Not necessarily. As I mentioned, speed still plays a role but knowing what type of speed is needed can help orient training. One coach to change his approach in this regards is Fiji rugby strength coach John Pryor, who we interviewed after his work with Japan at the last World Cup. The Japanese players were demonstrable slower in traditional sprint tests, but rather than trying to focus on that he focussed on increasing on-field speed and being able to execute more skills at that speed, what Pryor called their options project:
“We lost our obsession with linear 20-meter and 40-meter speed. I didn’t have quick guys in the first place; you need some wingers possible of reaching 10 meters/second to finish plays. Our guys were running 8.5 m/s and we were able to get them up to 9.5 m/s, which was good enough if they kept the options. And we did that without any sophisticated approach to linear speed. The options project was more significant because we looked not just at linear speed but catching, passing, and agility speed.”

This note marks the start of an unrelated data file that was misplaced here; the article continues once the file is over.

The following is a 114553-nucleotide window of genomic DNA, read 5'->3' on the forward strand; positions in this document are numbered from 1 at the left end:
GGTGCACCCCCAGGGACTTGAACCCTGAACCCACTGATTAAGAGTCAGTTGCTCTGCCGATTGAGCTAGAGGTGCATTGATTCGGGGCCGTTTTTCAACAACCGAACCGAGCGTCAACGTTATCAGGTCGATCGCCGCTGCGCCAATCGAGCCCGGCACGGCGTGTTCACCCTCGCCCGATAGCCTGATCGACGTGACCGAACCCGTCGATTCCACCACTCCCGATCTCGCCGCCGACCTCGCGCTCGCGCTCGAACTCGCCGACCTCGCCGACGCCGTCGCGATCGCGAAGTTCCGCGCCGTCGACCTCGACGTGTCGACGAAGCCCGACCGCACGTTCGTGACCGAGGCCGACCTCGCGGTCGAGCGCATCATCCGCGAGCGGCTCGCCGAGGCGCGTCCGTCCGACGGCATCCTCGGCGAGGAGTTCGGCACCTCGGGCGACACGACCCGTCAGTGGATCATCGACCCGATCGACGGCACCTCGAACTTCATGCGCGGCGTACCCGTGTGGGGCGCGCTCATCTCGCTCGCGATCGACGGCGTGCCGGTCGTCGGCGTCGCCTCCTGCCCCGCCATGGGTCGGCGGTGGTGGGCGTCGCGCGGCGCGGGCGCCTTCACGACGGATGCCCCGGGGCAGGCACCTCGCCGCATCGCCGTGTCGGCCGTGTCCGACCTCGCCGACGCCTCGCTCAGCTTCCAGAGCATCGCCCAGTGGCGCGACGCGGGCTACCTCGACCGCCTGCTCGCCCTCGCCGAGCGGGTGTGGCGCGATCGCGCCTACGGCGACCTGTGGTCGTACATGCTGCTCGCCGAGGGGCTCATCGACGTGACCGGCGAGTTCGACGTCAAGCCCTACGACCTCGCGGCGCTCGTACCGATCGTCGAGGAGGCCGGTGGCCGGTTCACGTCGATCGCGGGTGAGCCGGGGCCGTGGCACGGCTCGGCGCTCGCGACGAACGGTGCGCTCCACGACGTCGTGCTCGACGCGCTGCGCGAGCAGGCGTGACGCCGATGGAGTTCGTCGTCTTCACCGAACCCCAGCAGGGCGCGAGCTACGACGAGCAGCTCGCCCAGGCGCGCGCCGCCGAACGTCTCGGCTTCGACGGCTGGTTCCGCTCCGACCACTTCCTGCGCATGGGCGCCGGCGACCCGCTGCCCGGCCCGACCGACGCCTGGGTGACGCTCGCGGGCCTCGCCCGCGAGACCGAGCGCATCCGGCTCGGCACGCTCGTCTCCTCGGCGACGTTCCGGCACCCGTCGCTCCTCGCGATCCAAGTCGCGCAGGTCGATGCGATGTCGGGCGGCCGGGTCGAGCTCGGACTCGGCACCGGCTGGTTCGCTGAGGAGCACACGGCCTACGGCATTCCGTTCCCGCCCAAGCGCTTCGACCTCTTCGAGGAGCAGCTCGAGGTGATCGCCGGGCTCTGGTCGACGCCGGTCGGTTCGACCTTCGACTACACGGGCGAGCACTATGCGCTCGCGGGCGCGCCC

The transfer mindset
All this shows us that transfer is not an easy thing to figure out, even in cases where it looks like it might be. The lesson learned from this is not that everyone should change their training, but that everyone should keep their eye whether what they are doing is actually making them better at their sport. By focusing on this John Pryor changed his training to help his team reach a new level of play. His approach might not work for everyone, but the mindset that got him there can benefit everyone.